(b Paris, 1736; d Saint-Mandé, nr Paris, Oct 20, 1793).
French engraver and publisher. He came from a family of artisans and owed his training in engraving to his brother-in-law, the engraver Louis Legrand (1723–1808). Through Legrand, Bonnet became the pupil of Jean-Charles François in 1756, a year before the latter discovered the Crayon manner technique of engraving, designed to reproduce the effect of a coloured-chalk drawing. Around the end of 1757 Bonnet used the new technique to engrave a Cupid (see Hérold, no. 2A) after François Eisen. Gilles Demarteau, a rival of Jean-Charles François, enticed Bonnet to join his workshop and learnt the technique from him.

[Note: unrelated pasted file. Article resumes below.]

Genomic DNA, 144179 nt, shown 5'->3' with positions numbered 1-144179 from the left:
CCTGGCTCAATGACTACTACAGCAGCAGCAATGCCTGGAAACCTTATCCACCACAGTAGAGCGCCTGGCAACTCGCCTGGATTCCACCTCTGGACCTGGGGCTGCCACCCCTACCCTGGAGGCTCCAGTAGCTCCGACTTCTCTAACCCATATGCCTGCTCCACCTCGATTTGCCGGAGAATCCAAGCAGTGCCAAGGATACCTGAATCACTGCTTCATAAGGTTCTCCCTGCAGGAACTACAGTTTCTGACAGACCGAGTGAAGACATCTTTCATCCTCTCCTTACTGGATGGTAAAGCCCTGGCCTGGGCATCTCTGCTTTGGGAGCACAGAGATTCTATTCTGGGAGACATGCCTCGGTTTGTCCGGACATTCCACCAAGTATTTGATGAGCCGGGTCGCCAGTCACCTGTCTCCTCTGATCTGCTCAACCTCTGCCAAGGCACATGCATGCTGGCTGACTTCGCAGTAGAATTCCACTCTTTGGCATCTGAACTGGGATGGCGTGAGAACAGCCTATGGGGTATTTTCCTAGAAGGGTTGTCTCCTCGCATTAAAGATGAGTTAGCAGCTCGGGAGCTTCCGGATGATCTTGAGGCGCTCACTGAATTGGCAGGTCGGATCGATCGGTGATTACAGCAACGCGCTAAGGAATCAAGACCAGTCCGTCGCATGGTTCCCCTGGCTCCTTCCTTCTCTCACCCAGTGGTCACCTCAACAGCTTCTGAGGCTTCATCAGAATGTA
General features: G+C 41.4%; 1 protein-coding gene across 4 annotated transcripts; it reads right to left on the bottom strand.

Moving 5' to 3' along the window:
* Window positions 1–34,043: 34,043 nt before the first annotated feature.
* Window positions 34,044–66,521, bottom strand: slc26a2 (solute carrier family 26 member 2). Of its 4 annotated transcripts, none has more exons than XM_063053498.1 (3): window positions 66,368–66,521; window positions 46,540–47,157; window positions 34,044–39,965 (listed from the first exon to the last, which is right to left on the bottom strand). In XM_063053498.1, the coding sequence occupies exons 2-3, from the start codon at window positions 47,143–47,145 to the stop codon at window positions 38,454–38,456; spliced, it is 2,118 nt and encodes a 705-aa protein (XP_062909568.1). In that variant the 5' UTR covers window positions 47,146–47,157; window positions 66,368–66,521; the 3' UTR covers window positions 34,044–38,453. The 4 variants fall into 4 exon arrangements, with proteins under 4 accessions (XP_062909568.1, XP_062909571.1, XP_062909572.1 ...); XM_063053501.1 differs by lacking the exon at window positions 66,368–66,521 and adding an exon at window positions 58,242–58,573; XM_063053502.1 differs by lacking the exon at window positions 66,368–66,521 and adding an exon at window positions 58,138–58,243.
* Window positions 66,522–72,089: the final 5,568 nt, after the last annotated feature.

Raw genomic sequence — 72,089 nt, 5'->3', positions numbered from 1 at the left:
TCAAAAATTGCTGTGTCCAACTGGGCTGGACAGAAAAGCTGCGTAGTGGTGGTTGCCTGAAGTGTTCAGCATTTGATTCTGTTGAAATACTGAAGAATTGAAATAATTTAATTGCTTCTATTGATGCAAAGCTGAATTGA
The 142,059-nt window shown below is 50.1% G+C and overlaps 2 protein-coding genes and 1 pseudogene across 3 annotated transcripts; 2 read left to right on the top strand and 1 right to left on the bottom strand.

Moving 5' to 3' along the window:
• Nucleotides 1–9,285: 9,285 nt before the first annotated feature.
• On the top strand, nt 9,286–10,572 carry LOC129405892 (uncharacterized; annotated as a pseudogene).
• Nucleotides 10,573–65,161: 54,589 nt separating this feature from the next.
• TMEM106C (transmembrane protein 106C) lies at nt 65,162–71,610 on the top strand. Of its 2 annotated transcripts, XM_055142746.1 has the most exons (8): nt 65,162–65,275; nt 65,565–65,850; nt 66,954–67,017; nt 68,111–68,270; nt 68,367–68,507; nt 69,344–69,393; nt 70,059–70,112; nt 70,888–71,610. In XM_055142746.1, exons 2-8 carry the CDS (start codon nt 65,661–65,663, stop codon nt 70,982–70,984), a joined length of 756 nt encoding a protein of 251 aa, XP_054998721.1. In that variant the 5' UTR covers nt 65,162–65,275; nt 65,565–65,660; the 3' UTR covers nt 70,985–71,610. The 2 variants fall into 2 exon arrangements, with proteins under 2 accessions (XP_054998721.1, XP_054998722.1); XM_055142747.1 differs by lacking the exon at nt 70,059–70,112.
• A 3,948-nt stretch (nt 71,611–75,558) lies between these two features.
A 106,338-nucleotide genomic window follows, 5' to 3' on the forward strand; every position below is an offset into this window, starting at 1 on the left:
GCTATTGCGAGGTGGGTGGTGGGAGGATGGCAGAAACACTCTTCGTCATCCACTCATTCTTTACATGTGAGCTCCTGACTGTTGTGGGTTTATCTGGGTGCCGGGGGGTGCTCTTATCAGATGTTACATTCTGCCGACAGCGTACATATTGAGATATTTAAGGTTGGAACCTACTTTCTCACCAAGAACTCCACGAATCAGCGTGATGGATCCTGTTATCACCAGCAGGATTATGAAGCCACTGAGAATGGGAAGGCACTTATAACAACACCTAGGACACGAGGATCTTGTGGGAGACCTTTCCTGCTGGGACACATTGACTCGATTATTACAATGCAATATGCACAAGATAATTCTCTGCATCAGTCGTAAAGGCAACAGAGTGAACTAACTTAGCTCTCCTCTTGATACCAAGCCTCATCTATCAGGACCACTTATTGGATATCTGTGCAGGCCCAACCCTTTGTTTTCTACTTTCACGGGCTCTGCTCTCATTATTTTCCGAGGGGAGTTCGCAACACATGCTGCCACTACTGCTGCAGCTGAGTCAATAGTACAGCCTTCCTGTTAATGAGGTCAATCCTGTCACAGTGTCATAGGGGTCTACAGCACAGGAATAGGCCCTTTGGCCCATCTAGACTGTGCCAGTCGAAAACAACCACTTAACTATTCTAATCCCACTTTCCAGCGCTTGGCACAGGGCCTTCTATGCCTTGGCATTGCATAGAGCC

Bonnet engraved some 15 plates for Demarteau, and in 1760 he set up his own shop. During this period he strove to perfect the crayon manner by producing prints using several different plates, each inked with a different colour. Initially, he tried to reproduce drawings executed in black and white chalk on blue or buff paper; to do this he had to make a white ink that would not yellow with age. He was the first to use points of reference to print several plates one on top of the other. In ...